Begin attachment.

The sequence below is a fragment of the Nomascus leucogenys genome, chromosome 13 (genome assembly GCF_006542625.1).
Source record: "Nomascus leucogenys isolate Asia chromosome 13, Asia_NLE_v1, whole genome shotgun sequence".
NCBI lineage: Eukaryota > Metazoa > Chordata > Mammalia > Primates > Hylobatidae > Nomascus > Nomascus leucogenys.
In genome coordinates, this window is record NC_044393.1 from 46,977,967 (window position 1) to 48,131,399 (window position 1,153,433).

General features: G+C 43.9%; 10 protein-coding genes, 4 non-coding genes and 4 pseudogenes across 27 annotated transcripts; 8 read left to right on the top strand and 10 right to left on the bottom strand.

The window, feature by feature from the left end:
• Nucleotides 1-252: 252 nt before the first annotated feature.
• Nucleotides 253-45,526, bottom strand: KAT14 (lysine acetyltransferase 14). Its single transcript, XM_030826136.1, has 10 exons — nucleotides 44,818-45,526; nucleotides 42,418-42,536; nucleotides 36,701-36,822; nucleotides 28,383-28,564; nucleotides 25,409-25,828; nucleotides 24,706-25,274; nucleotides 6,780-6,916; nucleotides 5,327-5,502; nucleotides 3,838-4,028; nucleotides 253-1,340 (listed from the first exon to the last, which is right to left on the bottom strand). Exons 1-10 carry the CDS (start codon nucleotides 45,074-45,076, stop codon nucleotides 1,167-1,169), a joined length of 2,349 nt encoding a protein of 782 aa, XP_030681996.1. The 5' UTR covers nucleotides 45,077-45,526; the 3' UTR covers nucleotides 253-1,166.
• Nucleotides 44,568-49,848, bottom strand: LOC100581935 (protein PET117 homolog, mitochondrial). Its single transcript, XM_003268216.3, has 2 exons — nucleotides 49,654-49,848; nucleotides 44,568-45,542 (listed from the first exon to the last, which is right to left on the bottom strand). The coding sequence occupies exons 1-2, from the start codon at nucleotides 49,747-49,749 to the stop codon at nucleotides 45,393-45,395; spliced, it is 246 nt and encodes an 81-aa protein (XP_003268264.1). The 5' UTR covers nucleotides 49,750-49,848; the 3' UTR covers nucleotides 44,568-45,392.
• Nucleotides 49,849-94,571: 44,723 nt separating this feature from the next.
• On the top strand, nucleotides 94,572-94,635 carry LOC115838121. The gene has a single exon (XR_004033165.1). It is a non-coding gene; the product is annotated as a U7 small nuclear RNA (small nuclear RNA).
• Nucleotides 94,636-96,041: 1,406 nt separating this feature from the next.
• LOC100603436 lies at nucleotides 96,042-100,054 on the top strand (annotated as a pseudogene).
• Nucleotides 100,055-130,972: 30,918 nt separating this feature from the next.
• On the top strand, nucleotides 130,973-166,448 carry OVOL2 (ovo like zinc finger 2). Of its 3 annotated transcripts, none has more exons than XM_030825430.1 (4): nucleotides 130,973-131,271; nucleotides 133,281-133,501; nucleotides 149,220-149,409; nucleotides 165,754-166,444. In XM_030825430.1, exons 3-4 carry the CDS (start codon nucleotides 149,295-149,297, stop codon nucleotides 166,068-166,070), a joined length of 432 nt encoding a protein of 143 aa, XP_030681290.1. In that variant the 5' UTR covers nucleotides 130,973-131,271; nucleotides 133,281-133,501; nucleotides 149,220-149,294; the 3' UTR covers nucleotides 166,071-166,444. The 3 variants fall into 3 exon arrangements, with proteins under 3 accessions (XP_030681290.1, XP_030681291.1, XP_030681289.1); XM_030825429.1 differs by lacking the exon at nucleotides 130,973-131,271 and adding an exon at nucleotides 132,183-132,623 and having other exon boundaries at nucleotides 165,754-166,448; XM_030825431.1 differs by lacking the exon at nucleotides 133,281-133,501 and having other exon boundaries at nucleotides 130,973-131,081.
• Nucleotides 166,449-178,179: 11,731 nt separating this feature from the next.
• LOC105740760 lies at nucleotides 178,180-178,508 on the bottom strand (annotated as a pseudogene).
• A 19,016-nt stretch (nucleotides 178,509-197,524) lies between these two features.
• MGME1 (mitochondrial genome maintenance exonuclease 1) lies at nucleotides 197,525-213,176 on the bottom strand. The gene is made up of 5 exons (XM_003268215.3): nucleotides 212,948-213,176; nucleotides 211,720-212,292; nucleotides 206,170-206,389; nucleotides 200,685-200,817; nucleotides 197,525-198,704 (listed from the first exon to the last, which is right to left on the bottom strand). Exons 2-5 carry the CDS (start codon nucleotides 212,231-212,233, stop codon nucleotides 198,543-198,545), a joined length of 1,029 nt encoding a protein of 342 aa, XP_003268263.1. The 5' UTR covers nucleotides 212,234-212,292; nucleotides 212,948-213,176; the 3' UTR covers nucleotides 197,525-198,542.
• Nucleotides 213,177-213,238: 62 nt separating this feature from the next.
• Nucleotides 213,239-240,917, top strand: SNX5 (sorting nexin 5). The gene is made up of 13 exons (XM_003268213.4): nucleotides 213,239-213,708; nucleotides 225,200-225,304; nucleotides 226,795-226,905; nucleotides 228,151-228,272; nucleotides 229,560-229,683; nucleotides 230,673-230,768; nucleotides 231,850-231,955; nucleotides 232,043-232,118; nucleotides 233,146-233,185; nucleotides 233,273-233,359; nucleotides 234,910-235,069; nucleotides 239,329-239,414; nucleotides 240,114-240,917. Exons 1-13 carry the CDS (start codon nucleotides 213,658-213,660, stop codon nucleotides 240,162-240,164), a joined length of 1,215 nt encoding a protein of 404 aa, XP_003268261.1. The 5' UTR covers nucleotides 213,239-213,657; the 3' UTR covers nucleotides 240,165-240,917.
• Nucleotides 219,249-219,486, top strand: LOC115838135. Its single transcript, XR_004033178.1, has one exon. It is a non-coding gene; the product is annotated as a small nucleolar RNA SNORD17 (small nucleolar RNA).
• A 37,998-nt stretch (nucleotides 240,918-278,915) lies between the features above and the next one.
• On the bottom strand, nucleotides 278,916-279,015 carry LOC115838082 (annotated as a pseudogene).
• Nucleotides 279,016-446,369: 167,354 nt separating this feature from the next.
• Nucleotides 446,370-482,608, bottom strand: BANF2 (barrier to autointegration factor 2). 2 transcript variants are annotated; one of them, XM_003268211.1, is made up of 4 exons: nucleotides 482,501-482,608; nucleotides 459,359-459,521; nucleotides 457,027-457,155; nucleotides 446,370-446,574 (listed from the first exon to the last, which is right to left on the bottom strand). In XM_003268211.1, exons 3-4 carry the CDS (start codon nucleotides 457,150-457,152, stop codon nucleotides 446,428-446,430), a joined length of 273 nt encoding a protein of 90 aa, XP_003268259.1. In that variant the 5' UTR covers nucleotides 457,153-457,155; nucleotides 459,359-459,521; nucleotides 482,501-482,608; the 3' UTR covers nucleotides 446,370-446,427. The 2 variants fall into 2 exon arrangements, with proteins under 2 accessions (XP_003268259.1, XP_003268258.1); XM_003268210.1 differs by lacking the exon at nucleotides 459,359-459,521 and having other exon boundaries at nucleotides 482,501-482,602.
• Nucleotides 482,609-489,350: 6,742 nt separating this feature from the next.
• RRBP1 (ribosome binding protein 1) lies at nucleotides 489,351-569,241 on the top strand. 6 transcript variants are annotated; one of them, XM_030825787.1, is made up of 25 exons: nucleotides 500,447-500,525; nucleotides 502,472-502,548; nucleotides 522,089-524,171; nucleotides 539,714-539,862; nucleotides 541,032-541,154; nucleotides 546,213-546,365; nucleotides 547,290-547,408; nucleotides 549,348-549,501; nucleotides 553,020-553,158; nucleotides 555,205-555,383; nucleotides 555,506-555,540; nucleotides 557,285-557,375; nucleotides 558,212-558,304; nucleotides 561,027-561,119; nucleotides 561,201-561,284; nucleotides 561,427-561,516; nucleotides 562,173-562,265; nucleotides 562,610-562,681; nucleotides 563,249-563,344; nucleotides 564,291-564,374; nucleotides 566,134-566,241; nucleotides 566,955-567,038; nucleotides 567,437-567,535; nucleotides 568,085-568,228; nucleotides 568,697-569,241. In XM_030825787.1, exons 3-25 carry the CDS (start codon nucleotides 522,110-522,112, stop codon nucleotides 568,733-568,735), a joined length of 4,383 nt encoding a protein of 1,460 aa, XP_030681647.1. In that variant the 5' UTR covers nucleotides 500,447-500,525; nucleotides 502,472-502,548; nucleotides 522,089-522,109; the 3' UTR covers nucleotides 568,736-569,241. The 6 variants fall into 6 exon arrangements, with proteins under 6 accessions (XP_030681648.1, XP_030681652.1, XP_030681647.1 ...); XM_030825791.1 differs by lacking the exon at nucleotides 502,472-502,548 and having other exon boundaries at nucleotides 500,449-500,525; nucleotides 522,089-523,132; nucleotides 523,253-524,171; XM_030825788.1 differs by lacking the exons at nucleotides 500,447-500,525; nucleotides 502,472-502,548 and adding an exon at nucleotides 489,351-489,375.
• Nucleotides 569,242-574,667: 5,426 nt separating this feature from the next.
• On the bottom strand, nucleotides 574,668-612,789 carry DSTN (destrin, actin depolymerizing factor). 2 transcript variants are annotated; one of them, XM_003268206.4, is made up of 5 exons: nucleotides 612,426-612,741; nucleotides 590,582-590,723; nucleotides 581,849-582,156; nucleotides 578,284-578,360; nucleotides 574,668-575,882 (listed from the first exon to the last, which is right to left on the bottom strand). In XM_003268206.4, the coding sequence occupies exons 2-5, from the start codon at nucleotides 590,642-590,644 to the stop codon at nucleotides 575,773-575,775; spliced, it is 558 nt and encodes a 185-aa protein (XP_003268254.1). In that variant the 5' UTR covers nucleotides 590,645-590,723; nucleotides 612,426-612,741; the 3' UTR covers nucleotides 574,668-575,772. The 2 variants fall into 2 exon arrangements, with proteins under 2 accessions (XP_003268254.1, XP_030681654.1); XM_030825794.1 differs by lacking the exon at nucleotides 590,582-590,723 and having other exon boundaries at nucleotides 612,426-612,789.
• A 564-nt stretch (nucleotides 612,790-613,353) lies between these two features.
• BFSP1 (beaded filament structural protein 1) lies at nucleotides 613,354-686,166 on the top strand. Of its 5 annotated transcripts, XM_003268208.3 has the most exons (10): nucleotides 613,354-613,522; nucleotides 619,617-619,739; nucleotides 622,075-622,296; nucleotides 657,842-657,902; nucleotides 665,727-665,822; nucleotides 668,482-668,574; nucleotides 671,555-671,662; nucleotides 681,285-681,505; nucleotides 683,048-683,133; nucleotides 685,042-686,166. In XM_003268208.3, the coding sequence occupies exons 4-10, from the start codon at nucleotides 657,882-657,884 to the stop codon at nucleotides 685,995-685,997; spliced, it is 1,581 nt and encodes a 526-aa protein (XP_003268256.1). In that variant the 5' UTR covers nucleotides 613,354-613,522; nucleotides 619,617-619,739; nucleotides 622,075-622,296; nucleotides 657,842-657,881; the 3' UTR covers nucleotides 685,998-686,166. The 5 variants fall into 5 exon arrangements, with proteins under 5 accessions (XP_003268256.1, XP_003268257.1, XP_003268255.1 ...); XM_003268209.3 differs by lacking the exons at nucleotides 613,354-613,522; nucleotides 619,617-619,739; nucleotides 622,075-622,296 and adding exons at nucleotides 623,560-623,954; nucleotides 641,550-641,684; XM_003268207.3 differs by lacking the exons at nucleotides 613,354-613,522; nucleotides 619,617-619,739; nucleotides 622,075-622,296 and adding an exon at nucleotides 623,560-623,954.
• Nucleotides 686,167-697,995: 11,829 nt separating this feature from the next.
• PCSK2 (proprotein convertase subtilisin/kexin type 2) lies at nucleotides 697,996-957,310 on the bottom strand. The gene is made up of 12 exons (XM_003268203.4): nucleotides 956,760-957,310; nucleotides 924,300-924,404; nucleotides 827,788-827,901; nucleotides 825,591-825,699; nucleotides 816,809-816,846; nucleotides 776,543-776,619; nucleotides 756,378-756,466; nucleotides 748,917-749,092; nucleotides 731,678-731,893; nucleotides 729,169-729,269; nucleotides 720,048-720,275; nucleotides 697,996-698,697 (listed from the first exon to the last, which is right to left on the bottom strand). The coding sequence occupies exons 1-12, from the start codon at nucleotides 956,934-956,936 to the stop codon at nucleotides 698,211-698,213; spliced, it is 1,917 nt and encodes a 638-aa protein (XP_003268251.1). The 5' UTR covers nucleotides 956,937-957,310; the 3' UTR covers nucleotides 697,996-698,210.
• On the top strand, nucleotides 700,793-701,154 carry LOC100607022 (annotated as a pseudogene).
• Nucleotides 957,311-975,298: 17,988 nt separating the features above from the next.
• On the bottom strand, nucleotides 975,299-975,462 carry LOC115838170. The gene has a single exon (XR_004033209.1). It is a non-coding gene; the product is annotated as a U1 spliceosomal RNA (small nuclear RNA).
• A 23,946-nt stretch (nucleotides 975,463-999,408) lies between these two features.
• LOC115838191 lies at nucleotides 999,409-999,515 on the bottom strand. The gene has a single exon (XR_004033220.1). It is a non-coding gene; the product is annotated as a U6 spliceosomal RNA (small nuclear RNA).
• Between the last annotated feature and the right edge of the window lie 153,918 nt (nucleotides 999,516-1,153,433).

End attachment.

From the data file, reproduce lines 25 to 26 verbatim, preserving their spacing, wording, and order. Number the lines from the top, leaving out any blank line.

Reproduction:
• Nucleotides 279,016-446,369: 167,354 nt separating this feature from the next.
• Nucleotides 446,370-482,608, bottom strand: BANF2 (barrier to autointegration factor 2). 2 transcript variants are annotated; one of them, XM_003268211.1, is made up of 4 exons: nucleotides 482,501-482,608; nucleotides 459,359-459,521; nucleotides 457,027-457,155; nucleotides 446,370-446,574 (listed from the first exon to the last, which is right to left on the bottom strand). In XM_003268211.1, exons 3-4 carry the CDS (start codon nucleotides 457,150-457,152, stop codon nucleotides 446,428-446,430), a joined length of 273 nt encoding a protein of 90 aa, XP_003268259.1. In that variant the 5' UTR covers nucleotides 457,153-457,155; nucleotides 459,359-459,521; nucleotides 482,501-482,608; the 3' UTR covers nucleotides 446,370-446,427. The 2 variants fall into 2 exon arrangements, with proteins under 2 accessions (XP_003268259.1, XP_003268258.1); XM_003268210.1 differs by lacking the exon at nucleotides 459,359-459,521 and having other exon boundaries at nucleotides 482,501-482,602.